By Joanne Rae Ramirez
The Philippine Star
MANILA, Philippines – A foundation created by the president of eBay has cited the Philippines’ Gawad Kalinga (GK) for its sustained efforts to end poverty, funneling $1.15 million (P50.6 million) into the organization.
The Skoll Foundation, established by eBay founder and president Jeff Skoll in 1999 to help the world’s “change agents,” has cited GK for its social entrepreneurship, one of only four organizations in the world to receive the award this year.
Said Sally Osberg, president and CEO of the Skoll Foundation: “Gawad Kalinga brings new perspective to our growing portfolio of social entrepreneurs tackling poverty. With their deliberate focus on values formation and partnerships, Tony Meloto, Luis Oquiñena and their team have transformed large swathes of the Philippines. And they’ve successfully replicated the model in urban and rural environments, at half the cost of alternative interventions.”
Meloto, chairman and founder of GK whose chief goal is “building communities to end poverty,” said, “The Skoll Award is an affirmation of hope-builders and poverty-busters.”
“The challenge before us is to scale to reach more communities in desperate need. We see a great opportunity, now, to bring our model to many parts of the world where the debilitating effects of poverty hamper the progress of nations and burden their people,” he added.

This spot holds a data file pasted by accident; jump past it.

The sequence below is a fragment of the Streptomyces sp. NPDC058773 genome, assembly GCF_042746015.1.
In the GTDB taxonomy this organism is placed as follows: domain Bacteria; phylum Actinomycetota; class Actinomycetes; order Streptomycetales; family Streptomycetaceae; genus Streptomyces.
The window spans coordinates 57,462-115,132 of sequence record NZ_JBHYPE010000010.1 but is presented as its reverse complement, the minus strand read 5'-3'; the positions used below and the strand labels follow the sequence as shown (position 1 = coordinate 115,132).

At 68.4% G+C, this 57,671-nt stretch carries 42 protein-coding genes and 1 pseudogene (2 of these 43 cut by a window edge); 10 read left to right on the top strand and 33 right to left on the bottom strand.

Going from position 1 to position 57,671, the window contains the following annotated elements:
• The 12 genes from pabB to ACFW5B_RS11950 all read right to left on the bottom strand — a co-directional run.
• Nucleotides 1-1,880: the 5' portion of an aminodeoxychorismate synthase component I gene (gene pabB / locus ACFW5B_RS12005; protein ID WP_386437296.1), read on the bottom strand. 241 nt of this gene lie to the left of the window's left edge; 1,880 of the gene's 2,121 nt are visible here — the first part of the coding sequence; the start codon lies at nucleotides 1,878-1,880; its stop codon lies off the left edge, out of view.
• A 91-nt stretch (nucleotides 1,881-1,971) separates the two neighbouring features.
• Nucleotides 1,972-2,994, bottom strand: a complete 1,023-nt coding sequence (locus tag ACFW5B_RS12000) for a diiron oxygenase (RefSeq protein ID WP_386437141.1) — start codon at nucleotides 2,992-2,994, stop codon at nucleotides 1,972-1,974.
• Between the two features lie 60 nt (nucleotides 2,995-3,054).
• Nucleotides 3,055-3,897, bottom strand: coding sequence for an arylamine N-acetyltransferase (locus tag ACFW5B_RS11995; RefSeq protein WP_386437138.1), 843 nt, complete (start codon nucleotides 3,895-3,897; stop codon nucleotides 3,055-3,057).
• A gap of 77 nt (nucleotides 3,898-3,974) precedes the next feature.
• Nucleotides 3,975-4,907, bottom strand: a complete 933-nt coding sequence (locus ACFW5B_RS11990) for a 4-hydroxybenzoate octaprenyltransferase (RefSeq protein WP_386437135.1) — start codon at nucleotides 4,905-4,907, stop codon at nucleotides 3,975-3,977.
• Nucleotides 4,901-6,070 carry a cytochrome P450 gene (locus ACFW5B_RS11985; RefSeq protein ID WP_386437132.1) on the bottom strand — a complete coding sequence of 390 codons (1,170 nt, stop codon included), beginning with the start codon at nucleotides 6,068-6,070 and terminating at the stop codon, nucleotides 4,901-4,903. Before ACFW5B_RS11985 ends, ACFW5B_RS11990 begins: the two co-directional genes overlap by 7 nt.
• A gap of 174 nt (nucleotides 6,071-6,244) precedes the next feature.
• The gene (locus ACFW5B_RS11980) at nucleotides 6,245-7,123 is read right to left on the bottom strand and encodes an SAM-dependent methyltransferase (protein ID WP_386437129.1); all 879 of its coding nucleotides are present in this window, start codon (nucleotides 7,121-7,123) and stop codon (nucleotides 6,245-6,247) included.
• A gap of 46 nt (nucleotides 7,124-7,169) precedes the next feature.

GK’s goal is to build five million communities by 2024, from its present 2,000 communities. Meloto says the Skoll Award and grant will help the GK reach its one-million target communities in the next three years.
The first full-time employee and first president of eBay, Skoll has been named Business Week’s “50 Most Generous Philanthropists” (2003-2007) and Time Magazine’s “100 Most Influential People” (2006). He created The Skoll Foundation in 1999 to pursue his vision of a sustainable world of peace and prosperity by investing in social entrepreneurs.
Over the past 10 years, the foundation has awarded more than $250 million, including investments in 91 social entrepreneurs and 74 organizations on five continents “who are creating a brighter future for underserved communities.”
GK executive director Jose Luis Oquiñena, who will receive the Skoll Award with Meloto in England in March 2012, said, “It is an inspiration and will mean a lot to the people serving the community. This is a recognition of the volunteers who live extraordinary lives without being recognized. They share the effort and the recognition, it is so collective. It’s not about the award but the acknowledgment. GK is about encouraging everybody that they can do good.”
His twin brother Jose Mari, who used to handle GK’s operations before he became undersecretary of the Presidential Communications Operations Office, believes the Skoll Award affirms that Filipinos “are capable of caring for one another.”
“Second, Skoll is a global institution. Through this [award], we are put there in a global stage. We must take pride in this because GK is a foundation built by Filipinos although it is not exclusively for Filipinos. The thing that makes it grow is mainly because we refuse to leave our country. We can have many problems as a nation, as a people, as a country, as individuals, but there’s something that we cannot do and that’s to give up on each other, to give up on our country.”
Meloto, who founded GK in 1995 because he wanted to be a “practicing Christian, not a preaching Christian,” stresses, “For me, this recognition means more responsibility because of the trust given to the organization. With this recognition, I believe there is an even bigger challenge to the leadership to bring us to where we intend to go, which is to impact on five million poor families by 2024.”